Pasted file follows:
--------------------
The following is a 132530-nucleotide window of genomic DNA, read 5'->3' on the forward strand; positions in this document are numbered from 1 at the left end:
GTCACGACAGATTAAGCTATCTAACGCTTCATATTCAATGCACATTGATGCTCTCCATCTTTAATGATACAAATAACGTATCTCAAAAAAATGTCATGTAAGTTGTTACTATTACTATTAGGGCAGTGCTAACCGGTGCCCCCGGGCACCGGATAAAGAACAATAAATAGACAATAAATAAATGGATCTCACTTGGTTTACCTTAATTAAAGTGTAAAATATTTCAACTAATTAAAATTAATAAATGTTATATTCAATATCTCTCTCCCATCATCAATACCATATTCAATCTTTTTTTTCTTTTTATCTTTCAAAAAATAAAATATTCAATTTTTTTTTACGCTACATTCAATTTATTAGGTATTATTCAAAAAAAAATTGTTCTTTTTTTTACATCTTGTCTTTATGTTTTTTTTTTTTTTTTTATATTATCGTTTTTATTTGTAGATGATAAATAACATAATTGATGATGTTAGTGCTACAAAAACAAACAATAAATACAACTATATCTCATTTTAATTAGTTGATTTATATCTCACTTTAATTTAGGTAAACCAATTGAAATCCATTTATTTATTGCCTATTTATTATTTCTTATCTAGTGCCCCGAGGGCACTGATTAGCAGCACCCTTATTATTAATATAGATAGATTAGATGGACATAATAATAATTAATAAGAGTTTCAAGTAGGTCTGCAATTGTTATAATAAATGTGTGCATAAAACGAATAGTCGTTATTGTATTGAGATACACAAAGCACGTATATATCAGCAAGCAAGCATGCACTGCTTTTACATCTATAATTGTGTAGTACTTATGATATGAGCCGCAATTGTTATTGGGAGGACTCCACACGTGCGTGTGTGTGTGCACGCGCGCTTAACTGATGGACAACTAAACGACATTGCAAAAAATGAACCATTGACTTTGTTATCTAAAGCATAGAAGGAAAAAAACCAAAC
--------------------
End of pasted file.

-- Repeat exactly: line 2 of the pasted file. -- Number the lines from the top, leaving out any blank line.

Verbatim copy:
GTCACGACAGATTAAGCTATCTAACGCTTCATATTCAATGCACATTGATGCTCTCCATCTTTAATGATACAAATAACGTATCTCAAAAAAATGTCATGTAAGTTGTTACTATTACTATTAGGGCAGTGCTAACCGGTGCCCCCGGGCACCGGATAAAGAACAATAAATAGACAATAAATAAATGGATCTCACTTGGTTTACCTTAATTAAAGTGTAAAATATTTCAACTAATTAAAATTAATAAATGTTATATTCAATATCTCTCTCCCATCATCAATACCATATTCAATCTTTTTTTTCTTTTTATCTTTCAAAAAATAAAATATTCAATTTTTTTTTACGCTACATTCAATTTATTAGGTATTATTCAAAAAAAAATTGTTCTTTTTTTTACATCTTGTCTTTATGTTTTTTTTTTTTTTTTTATATTATCGTTTTTATTTGTAGATGATAAATAACATAATTGATGATGTTAGTGCTACAAAAACAAACAATAAATACAACTATATCTCATTTTAATTAGTTGATTTATATCTCACTTTAATTTAGGTAAACCAATTGAAATCCATTTATTTATTGCCTATTTATTATTTCTTATCTAGTGCCCCGAGGGCACTGATTAGCAGCACCCTTATTATTAATATAGATAGATTAGATGGACATAATAATAATTAATAAGAGTTTCAAGTAGGTCTGCAATTGTTATAATAAATGTGTGCATAAAACGAATAGTCGTTATTGTATTGAGATACACAAAGCACGTATATATCAGCAAGCAAGCATGCACTGCTTTTACATCTATAATTGTGTAGTACTTATGATATGAGCCGCAATTGTTATTGGGAGGACTCCACACGTGCGTGTGTGTGTGCACGCGCGCTTAACTGATGGACAACTAAACGACATTGCAAAAAATGAACCATTGACTTTGTTATCTAAAGCATAGAAGGAAAAAAACCAAAC